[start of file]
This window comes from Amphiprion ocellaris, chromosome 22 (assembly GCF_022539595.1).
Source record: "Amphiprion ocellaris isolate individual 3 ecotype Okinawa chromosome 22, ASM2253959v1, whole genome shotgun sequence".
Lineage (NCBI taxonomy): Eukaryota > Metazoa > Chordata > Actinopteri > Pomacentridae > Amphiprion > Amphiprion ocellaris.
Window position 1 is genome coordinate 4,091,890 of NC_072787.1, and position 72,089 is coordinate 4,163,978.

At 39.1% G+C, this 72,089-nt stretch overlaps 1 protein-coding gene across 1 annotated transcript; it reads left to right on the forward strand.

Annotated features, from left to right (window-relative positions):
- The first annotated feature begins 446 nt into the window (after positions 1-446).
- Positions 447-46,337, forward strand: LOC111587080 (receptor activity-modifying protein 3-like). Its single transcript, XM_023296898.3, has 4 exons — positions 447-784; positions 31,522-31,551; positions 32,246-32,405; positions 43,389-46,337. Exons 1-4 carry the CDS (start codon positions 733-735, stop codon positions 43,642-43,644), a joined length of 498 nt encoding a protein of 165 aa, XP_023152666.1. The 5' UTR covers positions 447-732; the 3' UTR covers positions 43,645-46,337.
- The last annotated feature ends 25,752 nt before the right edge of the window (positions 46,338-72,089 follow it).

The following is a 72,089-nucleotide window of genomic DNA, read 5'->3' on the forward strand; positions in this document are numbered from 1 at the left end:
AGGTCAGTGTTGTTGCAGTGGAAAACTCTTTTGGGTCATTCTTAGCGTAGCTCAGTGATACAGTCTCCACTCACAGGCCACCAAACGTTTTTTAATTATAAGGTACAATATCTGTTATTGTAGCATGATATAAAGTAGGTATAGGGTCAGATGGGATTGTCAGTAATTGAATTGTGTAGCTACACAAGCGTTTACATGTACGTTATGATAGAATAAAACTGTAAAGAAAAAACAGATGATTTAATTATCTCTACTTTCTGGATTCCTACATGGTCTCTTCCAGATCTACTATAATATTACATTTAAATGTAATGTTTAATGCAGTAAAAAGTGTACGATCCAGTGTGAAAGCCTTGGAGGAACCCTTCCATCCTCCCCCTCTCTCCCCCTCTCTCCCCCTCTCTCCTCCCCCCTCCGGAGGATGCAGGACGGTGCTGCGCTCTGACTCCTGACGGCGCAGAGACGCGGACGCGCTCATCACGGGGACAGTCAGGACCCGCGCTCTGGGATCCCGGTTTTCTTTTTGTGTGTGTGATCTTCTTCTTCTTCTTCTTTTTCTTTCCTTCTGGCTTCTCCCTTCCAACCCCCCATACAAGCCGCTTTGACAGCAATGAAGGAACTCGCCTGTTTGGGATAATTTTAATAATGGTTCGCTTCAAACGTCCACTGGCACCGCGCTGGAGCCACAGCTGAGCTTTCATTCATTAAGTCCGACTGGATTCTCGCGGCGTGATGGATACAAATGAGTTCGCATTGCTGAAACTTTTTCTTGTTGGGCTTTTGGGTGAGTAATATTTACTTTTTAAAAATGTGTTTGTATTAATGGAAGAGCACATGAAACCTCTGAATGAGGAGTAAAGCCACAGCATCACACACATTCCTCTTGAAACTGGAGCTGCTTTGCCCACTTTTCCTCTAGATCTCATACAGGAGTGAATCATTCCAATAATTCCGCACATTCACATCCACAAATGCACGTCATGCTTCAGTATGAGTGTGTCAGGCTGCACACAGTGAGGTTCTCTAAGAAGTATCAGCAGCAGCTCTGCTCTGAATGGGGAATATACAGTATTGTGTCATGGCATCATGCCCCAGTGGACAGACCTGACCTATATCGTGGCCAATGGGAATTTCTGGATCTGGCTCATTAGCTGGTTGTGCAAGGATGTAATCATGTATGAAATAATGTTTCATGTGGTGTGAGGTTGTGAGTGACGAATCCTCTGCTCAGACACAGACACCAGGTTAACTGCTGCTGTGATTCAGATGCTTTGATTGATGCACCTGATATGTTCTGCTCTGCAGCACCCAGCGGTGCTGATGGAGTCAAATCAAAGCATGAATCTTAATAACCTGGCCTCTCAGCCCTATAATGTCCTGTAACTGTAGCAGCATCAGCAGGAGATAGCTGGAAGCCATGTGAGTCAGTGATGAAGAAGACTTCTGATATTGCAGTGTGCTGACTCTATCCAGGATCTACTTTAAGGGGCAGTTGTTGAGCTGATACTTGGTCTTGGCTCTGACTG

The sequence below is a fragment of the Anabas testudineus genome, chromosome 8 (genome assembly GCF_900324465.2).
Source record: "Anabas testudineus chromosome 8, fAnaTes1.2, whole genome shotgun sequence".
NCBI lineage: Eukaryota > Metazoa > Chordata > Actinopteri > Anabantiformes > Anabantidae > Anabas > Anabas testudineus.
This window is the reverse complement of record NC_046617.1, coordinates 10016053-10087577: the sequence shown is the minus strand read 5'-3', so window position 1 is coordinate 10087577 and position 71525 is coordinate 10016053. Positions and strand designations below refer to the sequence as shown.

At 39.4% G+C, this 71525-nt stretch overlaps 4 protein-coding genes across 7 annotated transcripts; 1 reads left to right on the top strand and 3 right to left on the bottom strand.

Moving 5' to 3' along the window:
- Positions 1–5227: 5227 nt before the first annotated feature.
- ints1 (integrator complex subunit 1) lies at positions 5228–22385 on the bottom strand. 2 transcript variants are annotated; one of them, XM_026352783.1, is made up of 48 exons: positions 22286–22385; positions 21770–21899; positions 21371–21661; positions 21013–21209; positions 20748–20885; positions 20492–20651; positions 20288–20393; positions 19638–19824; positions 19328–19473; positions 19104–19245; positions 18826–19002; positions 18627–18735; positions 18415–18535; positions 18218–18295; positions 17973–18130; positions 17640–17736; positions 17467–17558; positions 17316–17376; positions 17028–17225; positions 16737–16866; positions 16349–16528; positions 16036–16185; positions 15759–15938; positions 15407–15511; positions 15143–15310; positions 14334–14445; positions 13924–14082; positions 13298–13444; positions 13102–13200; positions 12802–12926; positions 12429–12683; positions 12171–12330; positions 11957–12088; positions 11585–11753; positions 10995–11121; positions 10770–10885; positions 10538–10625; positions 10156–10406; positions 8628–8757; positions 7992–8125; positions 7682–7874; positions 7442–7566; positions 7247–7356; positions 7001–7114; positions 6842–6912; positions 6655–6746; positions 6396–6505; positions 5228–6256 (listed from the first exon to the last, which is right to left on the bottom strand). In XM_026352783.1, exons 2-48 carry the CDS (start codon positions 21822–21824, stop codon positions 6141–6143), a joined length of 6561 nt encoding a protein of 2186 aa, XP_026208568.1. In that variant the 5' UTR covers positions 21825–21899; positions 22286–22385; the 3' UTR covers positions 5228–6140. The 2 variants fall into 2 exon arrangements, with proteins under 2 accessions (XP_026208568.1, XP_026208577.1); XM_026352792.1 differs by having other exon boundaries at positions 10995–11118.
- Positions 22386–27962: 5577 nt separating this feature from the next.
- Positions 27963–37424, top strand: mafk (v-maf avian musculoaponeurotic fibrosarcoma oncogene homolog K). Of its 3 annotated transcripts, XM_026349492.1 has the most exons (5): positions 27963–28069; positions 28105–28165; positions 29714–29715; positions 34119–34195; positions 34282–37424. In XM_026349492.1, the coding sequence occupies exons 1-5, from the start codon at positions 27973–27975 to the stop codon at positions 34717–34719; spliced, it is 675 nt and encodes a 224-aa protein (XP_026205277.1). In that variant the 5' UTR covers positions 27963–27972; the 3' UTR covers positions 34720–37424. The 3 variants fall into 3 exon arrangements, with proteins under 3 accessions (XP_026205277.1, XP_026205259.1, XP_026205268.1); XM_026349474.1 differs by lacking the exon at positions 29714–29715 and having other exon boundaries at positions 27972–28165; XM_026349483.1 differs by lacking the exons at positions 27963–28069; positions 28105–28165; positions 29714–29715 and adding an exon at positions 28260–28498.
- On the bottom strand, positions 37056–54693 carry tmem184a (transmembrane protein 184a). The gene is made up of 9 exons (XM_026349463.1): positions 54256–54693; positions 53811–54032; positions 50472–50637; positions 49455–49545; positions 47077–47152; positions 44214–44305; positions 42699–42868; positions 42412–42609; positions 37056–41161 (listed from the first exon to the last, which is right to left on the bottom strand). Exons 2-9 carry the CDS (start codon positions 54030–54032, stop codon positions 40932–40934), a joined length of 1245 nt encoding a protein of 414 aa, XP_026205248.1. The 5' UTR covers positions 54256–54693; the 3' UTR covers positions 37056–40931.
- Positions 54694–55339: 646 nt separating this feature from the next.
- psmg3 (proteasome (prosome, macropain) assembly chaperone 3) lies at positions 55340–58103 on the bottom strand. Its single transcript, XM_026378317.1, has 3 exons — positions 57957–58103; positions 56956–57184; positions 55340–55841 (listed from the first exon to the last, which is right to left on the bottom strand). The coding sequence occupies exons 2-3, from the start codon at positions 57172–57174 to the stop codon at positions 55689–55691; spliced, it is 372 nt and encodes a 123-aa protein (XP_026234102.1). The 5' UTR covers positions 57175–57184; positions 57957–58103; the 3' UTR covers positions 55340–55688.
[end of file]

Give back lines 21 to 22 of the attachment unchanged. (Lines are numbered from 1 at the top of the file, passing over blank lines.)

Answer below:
- Positions 27963–37424, top strand: mafk (v-maf avian musculoaponeurotic fibrosarcoma oncogene homolog K). Of its 3 annotated transcripts, XM_026349492.1 has the most exons (5): positions 27963–28069; positions 28105–28165; positions 29714–29715; positions 34119–34195; positions 34282–37424. In XM_026349492.1, the coding sequence occupies exons 1-5, from the start codon at positions 27973–27975 to the stop codon at positions 34717–34719; spliced, it is 675 nt and encodes a 224-aa protein (XP_026205277.1). In that variant the 5' UTR covers positions 27963–27972; the 3' UTR covers positions 34720–37424. The 3 variants fall into 3 exon arrangements, with proteins under 3 accessions (XP_026205277.1, XP_026205259.1, XP_026205268.1); XM_026349474.1 differs by lacking the exon at positions 29714–29715 and having other exon boundaries at positions 27972–28165; XM_026349483.1 differs by lacking the exons at positions 27963–28069; positions 28105–28165; positions 29714–29715 and adding an exon at positions 28260–28498.
- On the bottom strand, positions 37056–54693 carry tmem184a (transmembrane protein 184a). The gene is made up of 9 exons (XM_026349463.1): positions 54256–54693; positions 53811–54032; positions 50472–50637; positions 49455–49545; positions 47077–47152; positions 44214–44305; positions 42699–42868; positions 42412–42609; positions 37056–41161 (listed from the first exon to the last, which is right to left on the bottom strand). Exons 2-9 carry the CDS (start codon positions 54030–54032, stop codon positions 40932–40934), a joined length of 1245 nt encoding a protein of 414 aa, XP_026205248.1. The 5' UTR covers positions 54256–54693; the 3' UTR covers positions 37056–40931.